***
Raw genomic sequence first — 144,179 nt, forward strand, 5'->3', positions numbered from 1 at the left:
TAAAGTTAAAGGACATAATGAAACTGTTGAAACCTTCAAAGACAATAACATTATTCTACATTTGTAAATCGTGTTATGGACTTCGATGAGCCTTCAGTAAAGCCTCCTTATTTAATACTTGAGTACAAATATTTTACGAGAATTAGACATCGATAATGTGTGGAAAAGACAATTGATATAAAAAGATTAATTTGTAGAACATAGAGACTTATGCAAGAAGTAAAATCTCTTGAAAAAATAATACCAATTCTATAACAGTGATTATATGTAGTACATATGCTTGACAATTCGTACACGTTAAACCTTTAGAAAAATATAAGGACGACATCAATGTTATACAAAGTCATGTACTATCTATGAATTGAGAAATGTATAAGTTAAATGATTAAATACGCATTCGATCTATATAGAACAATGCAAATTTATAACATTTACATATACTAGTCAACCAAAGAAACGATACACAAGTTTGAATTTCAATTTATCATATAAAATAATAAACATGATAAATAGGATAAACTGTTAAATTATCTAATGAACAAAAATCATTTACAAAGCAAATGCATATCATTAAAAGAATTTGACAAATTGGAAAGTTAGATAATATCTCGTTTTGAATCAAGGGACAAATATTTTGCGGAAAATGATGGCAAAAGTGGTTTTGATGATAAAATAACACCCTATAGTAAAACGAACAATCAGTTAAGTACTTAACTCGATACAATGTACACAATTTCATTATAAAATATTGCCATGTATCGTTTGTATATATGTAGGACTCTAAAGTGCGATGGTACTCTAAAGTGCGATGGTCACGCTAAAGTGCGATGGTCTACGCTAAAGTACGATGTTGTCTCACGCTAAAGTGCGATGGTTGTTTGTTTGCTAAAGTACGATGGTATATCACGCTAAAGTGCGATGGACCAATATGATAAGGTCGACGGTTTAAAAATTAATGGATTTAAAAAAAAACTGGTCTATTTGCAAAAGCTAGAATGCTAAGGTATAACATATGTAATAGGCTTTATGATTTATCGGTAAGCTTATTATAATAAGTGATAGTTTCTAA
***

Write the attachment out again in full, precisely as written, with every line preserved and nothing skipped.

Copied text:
Raw genomic sequence first — 144,179 nt, forward strand, 5'->3', positions numbered from 1 at the left:
TAAAGTTAAAGGACATAATGAAACTGTTGAAACCTTCAAAGACAATAACATTATTCTACATTTGTAAATCGTGTTATGGACTTCGATGAGCCTTCAGTAAAGCCTCCTTATTTAATACTTGAGTACAAATATTTTACGAGAATTAGACATCGATAATGTGTGGAAAAGACAATTGATATAAAAAGATTAATTTGTAGAACATAGAGACTTATGCAAGAAGTAAAATCTCTTGAAAAAATAATACCAATTCTATAACAGTGATTATATGTAGTACATATGCTTGACAATTCGTACACGTTAAACCTTTAGAAAAATATAAGGACGACATCAATGTTATACAAAGTCATGTACTATCTATGAATTGAGAAATGTATAAGTTAAATGATTAAATACGCATTCGATCTATATAGAACAATGCAAATTTATAACATTTACATATACTAGTCAACCAAAGAAACGATACACAAGTTTGAATTTCAATTTATCATATAAAATAATAAACATGATAAATAGGATAAACTGTTAAATTATCTAATGAACAAAAATCATTTACAAAGCAAATGCATATCATTAAAAGAATTTGACAAATTGGAAAGTTAGATAATATCTCGTTTTGAATCAAGGGACAAATATTTTGCGGAAAATGATGGCAAAAGTGGTTTTGATGATAAAATAACACCCTATAGTAAAACGAACAATCAGTTAAGTACTTAACTCGATACAATGTACACAATTTCATTATAAAATATTGCCATGTATCGTTTGTATATATGTAGGACTCTAAAGTGCGATGGTACTCTAAAGTGCGATGGTCACGCTAAAGTGCGATGGTCTACGCTAAAGTACGATGTTGTCTCACGCTAAAGTGCGATGGTTGTTTGTTTGCTAAAGTACGATGGTATATCACGCTAAAGTGCGATGGACCAATATGATAAGGTCGACGGTTTAAAAATTAATGGATTTAAAAAAAAACTGGTCTATTTGCAAAAGCTAGAATGCTAAGGTATAACATATGTAATAGGCTTTATGATTTATCGGTAAGCTTATTATAATAAGTGATAGTTTCTAA